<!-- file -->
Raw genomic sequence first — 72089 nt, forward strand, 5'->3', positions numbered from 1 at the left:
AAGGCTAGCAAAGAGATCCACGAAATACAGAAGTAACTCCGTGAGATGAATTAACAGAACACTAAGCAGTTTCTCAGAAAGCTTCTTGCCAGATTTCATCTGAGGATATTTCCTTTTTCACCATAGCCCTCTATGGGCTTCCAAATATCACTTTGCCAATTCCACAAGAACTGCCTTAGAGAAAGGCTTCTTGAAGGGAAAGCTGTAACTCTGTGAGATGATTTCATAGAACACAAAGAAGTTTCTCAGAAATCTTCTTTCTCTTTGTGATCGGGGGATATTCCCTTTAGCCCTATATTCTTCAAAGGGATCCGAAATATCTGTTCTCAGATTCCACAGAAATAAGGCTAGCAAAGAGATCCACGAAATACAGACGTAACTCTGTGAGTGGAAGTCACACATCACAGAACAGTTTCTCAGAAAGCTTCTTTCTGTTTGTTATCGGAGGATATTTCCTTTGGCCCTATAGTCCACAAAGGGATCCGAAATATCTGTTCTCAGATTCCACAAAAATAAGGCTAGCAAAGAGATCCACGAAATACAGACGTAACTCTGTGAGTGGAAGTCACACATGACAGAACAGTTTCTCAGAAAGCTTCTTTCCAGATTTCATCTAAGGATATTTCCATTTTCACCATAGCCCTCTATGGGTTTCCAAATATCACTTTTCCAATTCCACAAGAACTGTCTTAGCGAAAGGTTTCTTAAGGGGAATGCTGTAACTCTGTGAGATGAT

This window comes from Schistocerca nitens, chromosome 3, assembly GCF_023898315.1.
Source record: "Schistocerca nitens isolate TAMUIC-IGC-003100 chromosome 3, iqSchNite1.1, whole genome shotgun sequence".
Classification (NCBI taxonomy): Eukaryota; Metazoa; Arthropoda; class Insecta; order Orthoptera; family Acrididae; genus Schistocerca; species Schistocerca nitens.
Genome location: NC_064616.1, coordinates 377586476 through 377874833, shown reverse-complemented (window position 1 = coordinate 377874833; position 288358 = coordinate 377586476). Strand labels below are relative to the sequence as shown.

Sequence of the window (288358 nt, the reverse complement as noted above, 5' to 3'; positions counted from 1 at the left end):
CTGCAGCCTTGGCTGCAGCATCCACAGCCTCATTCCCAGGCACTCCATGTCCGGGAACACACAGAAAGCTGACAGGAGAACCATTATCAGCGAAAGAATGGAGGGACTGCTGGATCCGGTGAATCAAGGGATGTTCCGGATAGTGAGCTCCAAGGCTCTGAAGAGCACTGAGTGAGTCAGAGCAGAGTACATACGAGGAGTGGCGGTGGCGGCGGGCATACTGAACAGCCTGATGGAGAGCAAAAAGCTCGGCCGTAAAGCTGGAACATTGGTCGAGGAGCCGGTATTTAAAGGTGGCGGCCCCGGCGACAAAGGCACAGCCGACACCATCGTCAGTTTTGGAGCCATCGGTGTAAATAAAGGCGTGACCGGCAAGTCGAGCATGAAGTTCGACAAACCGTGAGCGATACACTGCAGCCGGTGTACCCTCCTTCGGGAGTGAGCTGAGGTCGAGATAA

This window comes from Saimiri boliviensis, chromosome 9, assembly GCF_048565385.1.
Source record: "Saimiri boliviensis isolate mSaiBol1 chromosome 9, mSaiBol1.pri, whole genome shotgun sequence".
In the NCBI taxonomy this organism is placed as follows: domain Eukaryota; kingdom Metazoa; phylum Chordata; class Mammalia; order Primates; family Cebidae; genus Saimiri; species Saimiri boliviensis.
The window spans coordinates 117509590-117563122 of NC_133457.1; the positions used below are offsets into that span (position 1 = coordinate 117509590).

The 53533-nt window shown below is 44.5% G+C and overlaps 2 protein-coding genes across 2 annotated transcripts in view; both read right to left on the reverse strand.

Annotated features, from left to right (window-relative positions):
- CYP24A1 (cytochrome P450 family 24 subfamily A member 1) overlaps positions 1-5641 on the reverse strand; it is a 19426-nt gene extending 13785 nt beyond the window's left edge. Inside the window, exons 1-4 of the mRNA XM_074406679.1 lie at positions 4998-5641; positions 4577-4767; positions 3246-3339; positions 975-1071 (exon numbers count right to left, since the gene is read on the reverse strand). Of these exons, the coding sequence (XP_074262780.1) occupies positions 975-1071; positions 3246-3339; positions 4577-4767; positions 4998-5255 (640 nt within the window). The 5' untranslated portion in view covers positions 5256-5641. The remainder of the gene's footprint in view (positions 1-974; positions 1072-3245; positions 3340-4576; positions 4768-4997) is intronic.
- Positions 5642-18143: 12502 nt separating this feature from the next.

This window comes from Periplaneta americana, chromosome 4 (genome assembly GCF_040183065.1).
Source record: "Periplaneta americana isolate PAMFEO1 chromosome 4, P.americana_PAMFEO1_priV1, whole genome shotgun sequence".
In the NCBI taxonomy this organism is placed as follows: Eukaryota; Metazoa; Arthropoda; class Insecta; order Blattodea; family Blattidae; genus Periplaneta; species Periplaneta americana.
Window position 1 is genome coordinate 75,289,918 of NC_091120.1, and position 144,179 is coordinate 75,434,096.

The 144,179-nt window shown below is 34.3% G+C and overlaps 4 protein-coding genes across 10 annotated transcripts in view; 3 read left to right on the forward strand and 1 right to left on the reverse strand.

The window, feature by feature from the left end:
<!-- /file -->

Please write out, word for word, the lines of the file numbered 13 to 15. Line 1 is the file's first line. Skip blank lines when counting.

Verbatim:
The 53533-nt window shown below is 44.5% G+C and overlaps 2 protein-coding genes across 2 annotated transcripts in view; both read right to left on the reverse strand.

Annotated features, from left to right (window-relative positions):
- CYP24A1 (cytochrome P450 family 24 subfamily A member 1) overlaps positions 1-5641 on the reverse strand; it is a 19426-nt gene extending 13785 nt beyond the window's left edge. Inside the window, exons 1-4 of the mRNA XM_074406679.1 lie at positions 4998-5641; positions 4577-4767; positions 3246-3339; positions 975-1071 (exon numbers count right to left, since the gene is read on the reverse strand). Of these exons, the coding sequence (XP_074262780.1) occupies positions 975-1071; positions 3246-3339; positions 4577-4767; positions 4998-5255 (640 nt within the window). The 5' untranslated portion in view covers positions 5256-5641. The remainder of the gene's footprint in view (positions 1-974; positions 1072-3245; positions 3340-4576; positions 4768-4997) is intronic.